Star Trek TNG - Season 3 - Episode 10
- Picard and Data on the holodeck. When Picard interrupts, the characters nearly attack him, so Data freezes the program. :)
- Romulan standoff at the beginning.
- The closeup of the Romulan scout ship at the beginning. Romulan architecture is so beautiful.
- The Romulan scout ship exploding beside Picard.
- The defector and Worf insulting each other.
- LaForge using figures of speech on Data, confusing him.
- Picard's tension regarding what to do with the defector.
- Data attempting to console the Romulan defector.
- Romulan warships decloaking and attacking the Enterprise.
- Klingon warships decloaking and outmatching the Romulans.
An exciting Romulan episode. Lots of what Picard called "chess moves". In the end I really felt sorry for the defecting admiral. I enjoyed his final act, a letter to his family. That letter symbolized his belief that one day there would be peace with the Romulan Empire and the Federation. He risked his life hoping to preserve peace and thus his people. Even though he didn't fully trust the Federation at first, he still defected. A solid TNG episode.
The following are comments submitted by my readers.
- From DSOmo on 2007-07-22 at 2:22pm:
The defector orders a glass of water from the food dispenser. He specifies "twelve ahgians." The computer replies that it is calibrated for the Celsius metric system. The Enterprise plays host to hundreds of races. What happened to the Universal Translator?
- From JRPoole on 2008-04-06 at 9:31pm:
This is, in my opinion, one of the finest episodes to this point in the series. The Romulans are a much more interesting, well-written and developed race than the Ferengi, and the episodes that focus on them are generally better as a result. The defector character is nuanced and well-acted, and his plight is endearing. My only quibble with this episode is the way the Klingon aid is handled. I realize that it was meant to build suspense, but the effect is rather cheap and the climax suffers a little as a result. Still, this is top-notch trek.
- From paidmailer on 2009-09-26 at 9:36pm:
Another great neutral zone episode. Two things I can add:
-In the beginning , the character on the right of Data is played by Patrick Stewart.
-Problem: Why did nobody search the romulan defector?
- From thaibites on 2010-12-20 at 12:39pm:
Finally, a good episode! This one has it all - action, intrigue, suspense, wits, Romulans. It shows what TNG was capable of doing, but up until this point, rarely delivered. I especially liked how the Klingon situation was handled. They throw you one little hint that makes you scratch your head and say, "Whatever..." And then it all falls into place at the end. I really enjoyed this one!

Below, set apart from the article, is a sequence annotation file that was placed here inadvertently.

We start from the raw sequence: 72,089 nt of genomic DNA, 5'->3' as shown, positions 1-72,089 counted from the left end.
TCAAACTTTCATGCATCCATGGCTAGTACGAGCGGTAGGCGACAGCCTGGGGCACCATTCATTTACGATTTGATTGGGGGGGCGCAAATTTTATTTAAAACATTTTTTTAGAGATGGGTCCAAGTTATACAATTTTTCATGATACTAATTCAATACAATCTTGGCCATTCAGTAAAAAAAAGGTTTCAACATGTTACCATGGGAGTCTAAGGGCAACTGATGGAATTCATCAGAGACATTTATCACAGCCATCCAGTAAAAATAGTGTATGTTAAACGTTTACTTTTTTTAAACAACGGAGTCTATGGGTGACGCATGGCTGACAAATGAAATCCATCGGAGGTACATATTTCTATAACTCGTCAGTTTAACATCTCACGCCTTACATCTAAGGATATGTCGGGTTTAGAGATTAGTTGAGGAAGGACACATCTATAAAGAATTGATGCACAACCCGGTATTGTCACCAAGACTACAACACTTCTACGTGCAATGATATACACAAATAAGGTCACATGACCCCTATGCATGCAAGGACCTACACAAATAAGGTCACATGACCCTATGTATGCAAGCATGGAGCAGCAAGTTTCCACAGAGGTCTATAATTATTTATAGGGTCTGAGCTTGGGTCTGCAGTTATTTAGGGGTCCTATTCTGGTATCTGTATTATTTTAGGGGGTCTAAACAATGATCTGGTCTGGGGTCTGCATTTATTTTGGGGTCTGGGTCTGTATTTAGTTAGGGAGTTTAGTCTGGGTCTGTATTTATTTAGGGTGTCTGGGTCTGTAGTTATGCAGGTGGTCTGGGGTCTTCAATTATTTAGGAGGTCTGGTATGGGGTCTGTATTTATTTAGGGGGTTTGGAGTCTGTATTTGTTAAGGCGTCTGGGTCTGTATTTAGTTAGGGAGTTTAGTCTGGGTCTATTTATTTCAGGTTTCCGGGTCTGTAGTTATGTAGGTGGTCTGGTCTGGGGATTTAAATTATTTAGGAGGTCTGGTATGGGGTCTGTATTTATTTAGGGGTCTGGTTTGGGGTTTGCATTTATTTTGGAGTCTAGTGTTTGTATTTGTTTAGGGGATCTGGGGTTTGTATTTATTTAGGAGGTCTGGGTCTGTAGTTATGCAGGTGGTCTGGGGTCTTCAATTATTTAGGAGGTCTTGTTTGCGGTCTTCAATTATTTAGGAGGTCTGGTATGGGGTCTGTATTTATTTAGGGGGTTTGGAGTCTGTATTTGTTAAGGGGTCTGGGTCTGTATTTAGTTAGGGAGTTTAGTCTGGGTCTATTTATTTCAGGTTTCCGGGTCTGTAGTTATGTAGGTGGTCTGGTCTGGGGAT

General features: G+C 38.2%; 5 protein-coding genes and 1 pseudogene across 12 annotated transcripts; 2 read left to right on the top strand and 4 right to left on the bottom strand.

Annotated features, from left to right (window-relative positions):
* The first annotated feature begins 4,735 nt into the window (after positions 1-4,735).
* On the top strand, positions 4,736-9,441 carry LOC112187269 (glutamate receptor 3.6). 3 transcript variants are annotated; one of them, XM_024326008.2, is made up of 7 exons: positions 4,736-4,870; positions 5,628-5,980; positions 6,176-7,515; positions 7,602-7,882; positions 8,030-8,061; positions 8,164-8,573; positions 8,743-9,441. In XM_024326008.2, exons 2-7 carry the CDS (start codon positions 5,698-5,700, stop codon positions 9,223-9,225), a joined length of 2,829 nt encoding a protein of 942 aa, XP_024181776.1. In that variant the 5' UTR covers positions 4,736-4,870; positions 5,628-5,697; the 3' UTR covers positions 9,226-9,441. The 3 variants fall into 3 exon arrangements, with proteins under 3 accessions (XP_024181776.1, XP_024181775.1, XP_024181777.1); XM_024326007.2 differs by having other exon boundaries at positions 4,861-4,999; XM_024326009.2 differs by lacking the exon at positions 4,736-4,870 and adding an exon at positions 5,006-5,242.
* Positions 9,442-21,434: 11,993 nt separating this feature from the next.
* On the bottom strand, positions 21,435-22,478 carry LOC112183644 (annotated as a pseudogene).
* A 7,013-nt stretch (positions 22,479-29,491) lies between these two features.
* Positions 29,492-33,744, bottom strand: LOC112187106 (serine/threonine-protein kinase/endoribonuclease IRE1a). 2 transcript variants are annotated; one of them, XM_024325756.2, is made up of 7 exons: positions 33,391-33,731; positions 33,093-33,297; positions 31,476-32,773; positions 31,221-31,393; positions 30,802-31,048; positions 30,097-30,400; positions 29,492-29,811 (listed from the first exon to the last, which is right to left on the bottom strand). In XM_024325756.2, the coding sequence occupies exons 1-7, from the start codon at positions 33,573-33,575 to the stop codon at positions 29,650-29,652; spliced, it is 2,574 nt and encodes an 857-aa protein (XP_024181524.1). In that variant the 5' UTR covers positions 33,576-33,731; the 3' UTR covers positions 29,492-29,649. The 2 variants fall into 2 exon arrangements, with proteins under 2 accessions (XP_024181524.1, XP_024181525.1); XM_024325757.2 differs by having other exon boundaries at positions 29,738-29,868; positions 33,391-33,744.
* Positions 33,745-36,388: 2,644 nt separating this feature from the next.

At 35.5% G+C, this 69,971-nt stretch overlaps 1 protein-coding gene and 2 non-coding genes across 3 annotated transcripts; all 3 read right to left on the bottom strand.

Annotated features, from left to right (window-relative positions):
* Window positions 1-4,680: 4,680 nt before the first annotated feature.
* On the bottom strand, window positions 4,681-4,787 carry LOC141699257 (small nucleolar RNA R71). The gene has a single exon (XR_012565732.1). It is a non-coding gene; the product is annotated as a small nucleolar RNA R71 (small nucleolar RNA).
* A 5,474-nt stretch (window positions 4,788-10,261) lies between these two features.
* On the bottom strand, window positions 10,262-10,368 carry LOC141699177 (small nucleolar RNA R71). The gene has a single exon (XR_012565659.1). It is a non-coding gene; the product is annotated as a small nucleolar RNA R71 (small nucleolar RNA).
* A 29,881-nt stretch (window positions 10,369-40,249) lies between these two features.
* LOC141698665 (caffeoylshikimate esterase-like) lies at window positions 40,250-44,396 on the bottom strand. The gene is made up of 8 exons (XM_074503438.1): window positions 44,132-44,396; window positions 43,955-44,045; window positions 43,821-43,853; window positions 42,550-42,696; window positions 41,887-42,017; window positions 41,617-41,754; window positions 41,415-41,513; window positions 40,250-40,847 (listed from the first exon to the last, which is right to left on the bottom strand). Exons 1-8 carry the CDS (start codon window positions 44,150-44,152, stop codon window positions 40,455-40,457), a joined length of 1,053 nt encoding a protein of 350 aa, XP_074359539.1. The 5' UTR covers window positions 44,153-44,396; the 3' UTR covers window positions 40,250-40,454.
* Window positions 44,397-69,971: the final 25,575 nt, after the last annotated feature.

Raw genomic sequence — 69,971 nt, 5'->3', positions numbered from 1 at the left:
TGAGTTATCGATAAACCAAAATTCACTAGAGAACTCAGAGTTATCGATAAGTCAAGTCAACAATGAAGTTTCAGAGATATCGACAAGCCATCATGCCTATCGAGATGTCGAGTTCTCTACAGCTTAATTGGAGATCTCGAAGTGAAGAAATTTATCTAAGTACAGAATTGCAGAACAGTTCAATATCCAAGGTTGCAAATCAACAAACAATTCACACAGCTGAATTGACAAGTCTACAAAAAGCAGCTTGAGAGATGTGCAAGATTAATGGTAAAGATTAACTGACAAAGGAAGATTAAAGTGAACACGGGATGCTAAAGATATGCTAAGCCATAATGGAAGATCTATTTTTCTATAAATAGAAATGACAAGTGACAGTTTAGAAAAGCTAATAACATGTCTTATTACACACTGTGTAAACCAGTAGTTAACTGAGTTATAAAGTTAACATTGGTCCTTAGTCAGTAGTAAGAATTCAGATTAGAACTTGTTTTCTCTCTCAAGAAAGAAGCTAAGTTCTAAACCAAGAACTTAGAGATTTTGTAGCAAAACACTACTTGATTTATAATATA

- From CAlexander on 2011-04-19 at 1:44am:
A superb episode. It really catches the tension involved in Jarok being a defector. And this episode shows the Romulans at their finest. I think the ending is well done.
- From EvanT on 2011-06-24 at 10:12pm:
I can see two explanations for this:
1) The computer really had no idea the Celsius equivalence of the anghian (lack of information about Romulan culture)
2)This signifies that the defector is all alone on an alien ship (he can't even have a glass of water) He's truly alienated (isn't this the same scene where he thoughtfully studies his suicide pill?)
- From Inga on 2012-01-15 at 4:06pm:
I really liked to see Klingon ships and the Enterprise lined up against the Romulans
- From Ggen on 2012-03-13 at 10:39pm:
A rather excellent episode revolving around an excellent guest character (the defector). Through him, we get an inside look into Romulan culture and sensibilities - which, at least in this case, prove to be more rational and sophisticated than previously depicted - and even a sneak peek at Romulus itself (or its holographic recreation). There is of course also the issue of loyalty and betrayal, and the odd matter of betraying out of one's personal interpretation of patriotism (planeterism?).
Lots of great lines strewn along the way, as the defecting Admiral has a rather lyrical bent.
Question: Riker suggests the defection is a ploy to draw the Federation into the neutral zone, and Picard finishes his sentence, "Then they will have a legitimate excuse to respond with force." *Why* would the Romulans need "an excuse?" In front of what interstellar authority? The implication, perhaps, is that Romulan internal affairs are quite a bit more complex and less monolithic, and their society less thoroughly militarized than it appears... (This, of course, is reinforced by the defecting Admiral's personal beliefs and actions.)